Brodie Retallick Rugby World Cup 2019: How a magnificent Aaron Smith set the tempo for New Zealand’s quarter-final dismantling of Ireland

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Perhaps we should have seen this coming. New Zealand remain the best team in the some distance, capable of accelerating to a different speed to the rest of the rugby playing world, of finding a gear no-one else can access.

Yet, still, we doubted them. There was a sense that this was not the unconquerable side of years past, that there was an underlying vulnerability to Steve Hansen’s side. It had been exposed previously, twice by Ireland, of course. During the Rugby Championship an early red card allowed Australia a rout; South Africa frustrated and stagnated and secured a draw. Their summer preparations were not perfect. But when the big match World Cup lights came on, with the opportunity to right the wrongs of those two defeats against a familiar foe, there were simply outstanding.

This was a different New Zealand. If you could accuse them of a lack of intensity in those defeats in Chicago and in Dublin, they were positively overflowing with purpose here. They had been caught cold by an Irish team twice, out-muscled and out-worked on both occasions – there were not going to be in Tokyo.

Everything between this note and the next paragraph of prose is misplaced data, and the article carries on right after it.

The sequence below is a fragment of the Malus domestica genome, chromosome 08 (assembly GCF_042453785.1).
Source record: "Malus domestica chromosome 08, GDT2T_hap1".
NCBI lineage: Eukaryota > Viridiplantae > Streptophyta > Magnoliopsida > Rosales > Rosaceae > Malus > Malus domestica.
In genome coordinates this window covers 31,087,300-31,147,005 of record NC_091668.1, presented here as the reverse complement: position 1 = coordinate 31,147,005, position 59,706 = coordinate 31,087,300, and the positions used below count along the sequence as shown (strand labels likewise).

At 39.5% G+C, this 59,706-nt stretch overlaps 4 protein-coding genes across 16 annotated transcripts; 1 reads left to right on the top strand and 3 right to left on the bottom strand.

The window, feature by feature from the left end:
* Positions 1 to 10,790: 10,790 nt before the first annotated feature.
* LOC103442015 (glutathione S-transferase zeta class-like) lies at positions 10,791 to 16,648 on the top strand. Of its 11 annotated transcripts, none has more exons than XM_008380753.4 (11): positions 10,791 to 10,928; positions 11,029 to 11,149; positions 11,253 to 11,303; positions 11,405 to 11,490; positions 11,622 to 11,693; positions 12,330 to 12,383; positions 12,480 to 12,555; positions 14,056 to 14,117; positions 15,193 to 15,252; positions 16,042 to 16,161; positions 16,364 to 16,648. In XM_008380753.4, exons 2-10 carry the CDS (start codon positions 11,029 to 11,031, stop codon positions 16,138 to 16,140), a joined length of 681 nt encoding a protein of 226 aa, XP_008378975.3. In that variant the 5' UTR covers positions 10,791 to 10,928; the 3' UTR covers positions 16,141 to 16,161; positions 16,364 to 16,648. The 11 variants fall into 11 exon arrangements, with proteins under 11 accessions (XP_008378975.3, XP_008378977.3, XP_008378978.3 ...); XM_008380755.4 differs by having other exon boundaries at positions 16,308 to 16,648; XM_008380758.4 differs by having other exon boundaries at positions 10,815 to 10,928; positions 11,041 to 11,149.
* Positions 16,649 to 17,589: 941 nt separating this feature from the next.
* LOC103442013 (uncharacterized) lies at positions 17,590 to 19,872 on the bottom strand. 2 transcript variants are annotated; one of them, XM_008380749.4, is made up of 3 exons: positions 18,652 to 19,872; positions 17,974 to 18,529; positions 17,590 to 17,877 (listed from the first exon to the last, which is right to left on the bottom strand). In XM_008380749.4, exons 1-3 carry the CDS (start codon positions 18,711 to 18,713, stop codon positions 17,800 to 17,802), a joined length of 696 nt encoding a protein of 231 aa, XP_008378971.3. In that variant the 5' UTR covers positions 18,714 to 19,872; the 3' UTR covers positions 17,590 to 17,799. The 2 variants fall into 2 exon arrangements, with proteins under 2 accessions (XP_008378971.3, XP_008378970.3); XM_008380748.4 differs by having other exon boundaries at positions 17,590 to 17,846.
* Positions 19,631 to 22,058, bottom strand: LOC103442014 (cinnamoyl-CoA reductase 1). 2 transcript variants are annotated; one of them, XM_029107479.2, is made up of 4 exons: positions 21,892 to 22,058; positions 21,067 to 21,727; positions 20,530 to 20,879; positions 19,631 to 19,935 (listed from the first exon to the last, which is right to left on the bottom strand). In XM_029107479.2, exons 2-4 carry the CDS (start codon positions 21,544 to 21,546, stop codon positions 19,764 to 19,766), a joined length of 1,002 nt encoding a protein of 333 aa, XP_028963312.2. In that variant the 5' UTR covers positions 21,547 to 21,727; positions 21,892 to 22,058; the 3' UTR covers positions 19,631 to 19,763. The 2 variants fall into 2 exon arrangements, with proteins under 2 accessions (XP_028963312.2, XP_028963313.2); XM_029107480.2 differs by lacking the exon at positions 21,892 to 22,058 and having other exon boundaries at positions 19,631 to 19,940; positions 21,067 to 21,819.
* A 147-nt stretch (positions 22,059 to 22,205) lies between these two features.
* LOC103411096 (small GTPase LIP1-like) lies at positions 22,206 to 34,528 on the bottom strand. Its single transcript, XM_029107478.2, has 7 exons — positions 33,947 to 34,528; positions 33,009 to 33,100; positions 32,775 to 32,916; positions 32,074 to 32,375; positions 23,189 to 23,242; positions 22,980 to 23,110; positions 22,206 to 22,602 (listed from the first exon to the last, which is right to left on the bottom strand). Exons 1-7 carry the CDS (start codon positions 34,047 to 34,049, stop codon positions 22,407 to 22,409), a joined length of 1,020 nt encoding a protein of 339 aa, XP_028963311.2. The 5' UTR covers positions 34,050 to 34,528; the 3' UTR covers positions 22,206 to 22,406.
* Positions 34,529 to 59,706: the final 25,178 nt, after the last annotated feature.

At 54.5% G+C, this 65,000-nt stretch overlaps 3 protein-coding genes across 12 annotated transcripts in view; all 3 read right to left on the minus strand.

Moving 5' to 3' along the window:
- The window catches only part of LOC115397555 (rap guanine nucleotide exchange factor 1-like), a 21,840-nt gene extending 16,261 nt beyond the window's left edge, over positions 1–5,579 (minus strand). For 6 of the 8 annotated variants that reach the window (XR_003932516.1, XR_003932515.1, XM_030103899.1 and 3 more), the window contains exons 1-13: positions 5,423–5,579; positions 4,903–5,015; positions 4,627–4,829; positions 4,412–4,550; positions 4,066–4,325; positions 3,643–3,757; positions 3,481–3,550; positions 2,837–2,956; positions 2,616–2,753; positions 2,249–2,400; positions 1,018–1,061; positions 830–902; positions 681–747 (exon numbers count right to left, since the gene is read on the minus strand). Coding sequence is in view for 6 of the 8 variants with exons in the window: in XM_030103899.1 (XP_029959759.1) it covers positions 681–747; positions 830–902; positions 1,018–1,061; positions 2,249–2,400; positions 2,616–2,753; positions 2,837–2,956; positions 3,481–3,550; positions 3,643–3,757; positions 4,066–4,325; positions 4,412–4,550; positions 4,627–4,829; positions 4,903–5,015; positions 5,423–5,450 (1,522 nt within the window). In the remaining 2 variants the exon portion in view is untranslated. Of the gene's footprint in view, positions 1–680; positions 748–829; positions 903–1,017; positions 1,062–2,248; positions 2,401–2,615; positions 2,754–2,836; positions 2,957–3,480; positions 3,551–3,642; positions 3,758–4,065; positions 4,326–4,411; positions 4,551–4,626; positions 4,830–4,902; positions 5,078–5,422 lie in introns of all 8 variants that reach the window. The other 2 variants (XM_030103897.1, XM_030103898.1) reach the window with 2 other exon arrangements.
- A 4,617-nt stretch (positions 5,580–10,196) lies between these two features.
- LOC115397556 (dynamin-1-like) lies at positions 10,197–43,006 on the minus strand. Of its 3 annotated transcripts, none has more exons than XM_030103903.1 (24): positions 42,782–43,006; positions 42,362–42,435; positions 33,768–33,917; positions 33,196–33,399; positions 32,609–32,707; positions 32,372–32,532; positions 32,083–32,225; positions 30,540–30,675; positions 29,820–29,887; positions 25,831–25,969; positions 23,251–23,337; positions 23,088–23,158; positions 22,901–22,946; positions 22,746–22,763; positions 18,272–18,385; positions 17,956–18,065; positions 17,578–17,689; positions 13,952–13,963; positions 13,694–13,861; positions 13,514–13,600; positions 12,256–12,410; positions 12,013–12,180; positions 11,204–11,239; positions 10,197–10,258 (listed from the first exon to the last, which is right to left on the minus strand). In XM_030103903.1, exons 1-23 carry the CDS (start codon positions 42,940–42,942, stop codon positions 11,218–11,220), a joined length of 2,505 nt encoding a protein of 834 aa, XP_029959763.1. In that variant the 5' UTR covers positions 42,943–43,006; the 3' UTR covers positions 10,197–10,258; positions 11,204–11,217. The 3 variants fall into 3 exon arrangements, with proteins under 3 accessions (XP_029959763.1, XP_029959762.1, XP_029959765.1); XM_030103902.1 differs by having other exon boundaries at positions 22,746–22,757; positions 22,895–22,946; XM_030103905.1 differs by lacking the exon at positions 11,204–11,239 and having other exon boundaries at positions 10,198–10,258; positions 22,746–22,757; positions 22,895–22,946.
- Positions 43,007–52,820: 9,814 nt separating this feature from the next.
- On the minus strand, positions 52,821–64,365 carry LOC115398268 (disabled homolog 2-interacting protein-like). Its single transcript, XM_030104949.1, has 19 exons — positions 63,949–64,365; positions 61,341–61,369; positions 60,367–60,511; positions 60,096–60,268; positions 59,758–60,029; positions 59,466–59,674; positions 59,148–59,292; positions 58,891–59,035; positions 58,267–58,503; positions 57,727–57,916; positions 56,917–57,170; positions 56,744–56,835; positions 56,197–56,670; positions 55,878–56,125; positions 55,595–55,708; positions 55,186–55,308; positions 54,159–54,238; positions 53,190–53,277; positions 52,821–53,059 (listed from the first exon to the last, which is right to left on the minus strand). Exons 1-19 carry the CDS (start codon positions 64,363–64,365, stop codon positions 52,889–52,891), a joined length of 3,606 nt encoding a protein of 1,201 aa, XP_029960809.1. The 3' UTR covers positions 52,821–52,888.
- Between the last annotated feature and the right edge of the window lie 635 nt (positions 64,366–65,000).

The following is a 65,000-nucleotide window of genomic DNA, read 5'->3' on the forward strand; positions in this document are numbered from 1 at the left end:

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The All Blacks did not miss a tackle in the first half-an-hour, and just one in the entire first half, and played with remarkable speed and intensity in both attack and defence.

Ireland did not help themselves, either. A common criticism of this side is their monotonous, one-track rugby, with little invention to their attacking play and no clear plan B should the opposition gain forward parity, or, even worse, ascendancy.

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It was evident here. Their attempts to work backs moves were inaccurate and slow, and they were too often forced to kick the ball away in their attempts to get any kind of go forward. New Zealand were prepared for the high bombs, and defused them.

Where Ireland had managed to dominate up front in Chicago and Dublin, here they were on the back foot from early on. The return of Brodie Retallick, the premier lock in rugby, meant New Zealand’s eight was at full strength for the first time all tournament. In Nepo Laulala, Sam Whitelock, Sam Cane and Retallick they possess four of the mos

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